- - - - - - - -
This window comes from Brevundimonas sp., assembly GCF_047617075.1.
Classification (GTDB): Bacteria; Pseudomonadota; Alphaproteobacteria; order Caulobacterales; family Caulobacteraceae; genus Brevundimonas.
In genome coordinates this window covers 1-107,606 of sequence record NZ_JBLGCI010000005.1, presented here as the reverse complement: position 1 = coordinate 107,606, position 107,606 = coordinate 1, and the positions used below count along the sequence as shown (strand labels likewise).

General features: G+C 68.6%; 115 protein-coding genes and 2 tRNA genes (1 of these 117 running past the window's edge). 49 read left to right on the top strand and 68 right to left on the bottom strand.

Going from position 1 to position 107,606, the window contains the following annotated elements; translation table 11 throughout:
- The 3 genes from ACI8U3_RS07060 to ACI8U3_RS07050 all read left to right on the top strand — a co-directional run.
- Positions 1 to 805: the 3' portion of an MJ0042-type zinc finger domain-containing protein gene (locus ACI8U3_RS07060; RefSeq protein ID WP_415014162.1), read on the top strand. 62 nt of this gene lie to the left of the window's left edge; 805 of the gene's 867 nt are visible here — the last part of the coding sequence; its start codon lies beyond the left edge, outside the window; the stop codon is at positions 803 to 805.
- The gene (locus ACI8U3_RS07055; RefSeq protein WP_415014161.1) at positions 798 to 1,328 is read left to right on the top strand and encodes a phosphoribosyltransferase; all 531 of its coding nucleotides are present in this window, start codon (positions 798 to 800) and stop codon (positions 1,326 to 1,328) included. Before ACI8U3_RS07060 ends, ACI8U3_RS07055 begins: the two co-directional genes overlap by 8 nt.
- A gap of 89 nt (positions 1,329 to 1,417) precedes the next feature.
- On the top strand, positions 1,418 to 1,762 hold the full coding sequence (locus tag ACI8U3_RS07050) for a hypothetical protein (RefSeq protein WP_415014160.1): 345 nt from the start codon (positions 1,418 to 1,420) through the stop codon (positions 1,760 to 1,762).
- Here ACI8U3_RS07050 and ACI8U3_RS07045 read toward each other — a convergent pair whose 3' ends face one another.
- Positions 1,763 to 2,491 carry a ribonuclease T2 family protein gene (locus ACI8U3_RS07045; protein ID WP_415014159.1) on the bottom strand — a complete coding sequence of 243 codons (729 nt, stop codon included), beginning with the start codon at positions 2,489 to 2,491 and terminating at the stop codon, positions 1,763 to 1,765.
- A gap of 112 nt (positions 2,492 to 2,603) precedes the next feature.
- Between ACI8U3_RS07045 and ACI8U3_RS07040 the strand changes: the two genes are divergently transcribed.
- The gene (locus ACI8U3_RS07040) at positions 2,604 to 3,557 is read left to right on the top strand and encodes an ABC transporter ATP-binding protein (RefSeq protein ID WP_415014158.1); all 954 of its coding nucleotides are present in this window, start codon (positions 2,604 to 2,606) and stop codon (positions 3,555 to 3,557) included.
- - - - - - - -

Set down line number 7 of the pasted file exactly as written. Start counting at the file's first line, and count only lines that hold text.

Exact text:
- Positions 1 to 805: the 3' portion of an MJ0042-type zinc finger domain-containing protein gene (locus ACI8U3_RS07060; RefSeq protein ID WP_415014162.1), read on the top strand. 62 nt of this gene lie to the left of the window's left edge; 805 of the gene's 867 nt are visible here — the last part of the coding sequence; its start codon lies beyond the left edge, outside the window; the stop codon is at positions 803 to 805.